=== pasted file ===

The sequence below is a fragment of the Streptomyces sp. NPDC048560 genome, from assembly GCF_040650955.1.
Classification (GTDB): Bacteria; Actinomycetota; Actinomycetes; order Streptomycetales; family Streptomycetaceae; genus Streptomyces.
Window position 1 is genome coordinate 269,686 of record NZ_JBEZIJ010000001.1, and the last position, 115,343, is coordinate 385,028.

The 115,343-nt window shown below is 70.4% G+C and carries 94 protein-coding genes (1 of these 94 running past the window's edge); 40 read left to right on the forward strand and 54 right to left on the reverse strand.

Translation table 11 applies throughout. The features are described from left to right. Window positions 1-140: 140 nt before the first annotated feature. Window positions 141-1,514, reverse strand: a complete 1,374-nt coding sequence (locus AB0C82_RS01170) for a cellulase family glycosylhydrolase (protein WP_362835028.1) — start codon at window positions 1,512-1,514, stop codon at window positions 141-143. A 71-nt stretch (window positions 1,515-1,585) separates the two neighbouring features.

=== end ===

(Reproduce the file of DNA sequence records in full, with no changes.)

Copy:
The sequence below is a fragment of the Streptomyces sp. NPDC048560 genome, from assembly GCF_040650955.1.
Classification (GTDB): Bacteria; Actinomycetota; Actinomycetes; order Streptomycetales; family Streptomycetaceae; genus Streptomyces.
Window position 1 is genome coordinate 269,686 of record NZ_JBEZIJ010000001.1, and the last position, 115,343, is coordinate 385,028.

The 115,343-nt window shown below is 70.4% G+C and carries 94 protein-coding genes (1 of these 94 running past the window's edge); 40 read left to right on the forward strand and 54 right to left on the reverse strand.

Translation table 11 applies throughout. The features are described from left to right. Window positions 1-140: 140 nt before the first annotated feature. Window positions 141-1,514, reverse strand: a complete 1,374-nt coding sequence (locus AB0C82_RS01170) for a cellulase family glycosylhydrolase (protein WP_362835028.1) — start codon at window positions 1,512-1,514, stop codon at window positions 141-143. A 71-nt stretch (window positions 1,515-1,585) separates the two neighbouring features.